Early Court Systems
The most ancient courts known, e.g., those of Egypt and Babylonia, were semiecclesiastical institutions that used religious rituals in deciding issues. In Greece the functions of a court were chiefly undertaken by citizens' assemblies that heard the arguments of orators. In Rome there was a clear evolution of the court system from priestly beginnings to a wholly secular, hierarchal organization staffed by professional jurists (see Roman law). Western Europe (after the collapse of Rome) and Anglo-Saxon England had mainly feudal courts of limited territorial authority, administering customary law, which differed in each locale.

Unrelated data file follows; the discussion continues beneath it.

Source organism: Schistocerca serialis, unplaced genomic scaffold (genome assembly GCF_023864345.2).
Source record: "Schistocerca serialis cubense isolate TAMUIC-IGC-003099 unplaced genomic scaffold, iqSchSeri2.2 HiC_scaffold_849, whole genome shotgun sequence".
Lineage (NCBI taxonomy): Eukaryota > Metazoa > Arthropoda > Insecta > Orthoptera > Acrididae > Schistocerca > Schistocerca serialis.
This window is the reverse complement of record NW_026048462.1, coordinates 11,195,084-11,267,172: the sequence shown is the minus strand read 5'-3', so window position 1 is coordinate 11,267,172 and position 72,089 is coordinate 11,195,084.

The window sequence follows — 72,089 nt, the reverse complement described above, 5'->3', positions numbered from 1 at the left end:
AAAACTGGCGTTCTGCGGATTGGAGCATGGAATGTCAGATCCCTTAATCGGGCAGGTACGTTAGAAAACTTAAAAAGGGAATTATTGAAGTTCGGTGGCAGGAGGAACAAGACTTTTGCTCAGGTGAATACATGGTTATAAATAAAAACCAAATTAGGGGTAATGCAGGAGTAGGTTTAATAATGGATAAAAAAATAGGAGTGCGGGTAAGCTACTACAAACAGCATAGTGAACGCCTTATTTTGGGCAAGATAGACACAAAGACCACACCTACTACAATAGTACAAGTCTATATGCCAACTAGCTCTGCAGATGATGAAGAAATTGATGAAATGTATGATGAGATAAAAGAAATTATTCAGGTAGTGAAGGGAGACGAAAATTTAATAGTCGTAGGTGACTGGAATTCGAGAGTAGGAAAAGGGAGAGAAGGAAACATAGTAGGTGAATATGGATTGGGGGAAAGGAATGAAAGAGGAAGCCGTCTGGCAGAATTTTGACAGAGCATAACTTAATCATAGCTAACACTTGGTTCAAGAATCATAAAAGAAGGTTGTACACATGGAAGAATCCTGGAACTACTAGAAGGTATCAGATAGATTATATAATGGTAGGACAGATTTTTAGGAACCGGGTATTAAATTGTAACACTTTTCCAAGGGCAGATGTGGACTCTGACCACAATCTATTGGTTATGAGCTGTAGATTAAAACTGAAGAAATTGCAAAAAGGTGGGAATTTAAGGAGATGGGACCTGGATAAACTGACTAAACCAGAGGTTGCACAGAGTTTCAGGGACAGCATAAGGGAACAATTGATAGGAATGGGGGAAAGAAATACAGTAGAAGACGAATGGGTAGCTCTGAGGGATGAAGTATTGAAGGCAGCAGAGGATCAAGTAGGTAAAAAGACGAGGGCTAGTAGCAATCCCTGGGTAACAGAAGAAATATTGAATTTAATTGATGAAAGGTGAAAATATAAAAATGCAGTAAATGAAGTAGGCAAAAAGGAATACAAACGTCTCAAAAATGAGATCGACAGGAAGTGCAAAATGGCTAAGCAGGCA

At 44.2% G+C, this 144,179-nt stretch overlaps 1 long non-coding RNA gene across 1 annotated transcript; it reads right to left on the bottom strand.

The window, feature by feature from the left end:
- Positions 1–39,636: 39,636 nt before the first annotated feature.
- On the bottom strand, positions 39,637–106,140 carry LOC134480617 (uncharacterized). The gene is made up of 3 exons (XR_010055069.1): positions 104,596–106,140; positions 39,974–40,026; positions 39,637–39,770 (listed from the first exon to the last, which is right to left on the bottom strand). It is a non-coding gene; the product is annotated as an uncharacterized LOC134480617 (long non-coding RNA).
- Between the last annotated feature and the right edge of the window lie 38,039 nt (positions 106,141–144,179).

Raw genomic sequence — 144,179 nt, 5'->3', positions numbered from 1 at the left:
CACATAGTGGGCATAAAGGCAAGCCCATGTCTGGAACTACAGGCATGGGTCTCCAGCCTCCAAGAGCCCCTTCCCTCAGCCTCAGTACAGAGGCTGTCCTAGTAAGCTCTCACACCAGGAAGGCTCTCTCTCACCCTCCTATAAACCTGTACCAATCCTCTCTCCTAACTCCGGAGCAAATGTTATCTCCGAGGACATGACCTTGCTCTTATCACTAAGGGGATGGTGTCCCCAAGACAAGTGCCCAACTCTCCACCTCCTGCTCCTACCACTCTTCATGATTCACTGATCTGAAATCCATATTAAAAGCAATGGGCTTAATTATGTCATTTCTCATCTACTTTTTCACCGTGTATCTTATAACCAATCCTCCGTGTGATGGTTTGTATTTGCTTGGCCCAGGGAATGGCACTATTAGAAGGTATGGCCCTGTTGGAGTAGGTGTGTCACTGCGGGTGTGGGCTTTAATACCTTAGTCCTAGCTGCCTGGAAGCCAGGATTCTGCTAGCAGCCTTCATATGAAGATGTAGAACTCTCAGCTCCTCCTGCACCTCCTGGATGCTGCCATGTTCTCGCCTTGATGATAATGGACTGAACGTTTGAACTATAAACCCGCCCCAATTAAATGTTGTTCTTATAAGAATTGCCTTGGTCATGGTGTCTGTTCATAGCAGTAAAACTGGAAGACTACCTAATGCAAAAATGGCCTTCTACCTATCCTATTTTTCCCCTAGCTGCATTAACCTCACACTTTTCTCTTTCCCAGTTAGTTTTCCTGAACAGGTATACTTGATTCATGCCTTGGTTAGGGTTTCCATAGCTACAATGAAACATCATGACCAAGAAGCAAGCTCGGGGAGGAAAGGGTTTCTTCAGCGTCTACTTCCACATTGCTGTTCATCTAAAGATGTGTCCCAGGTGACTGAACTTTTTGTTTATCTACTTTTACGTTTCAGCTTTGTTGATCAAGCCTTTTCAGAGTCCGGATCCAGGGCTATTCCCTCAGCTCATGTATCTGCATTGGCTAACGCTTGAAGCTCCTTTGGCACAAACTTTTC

Sections in this article:
The Columbia Electronic Encyclopedia, 6th ed. Copyright © 2012, Columbia University Press. All rights reserved.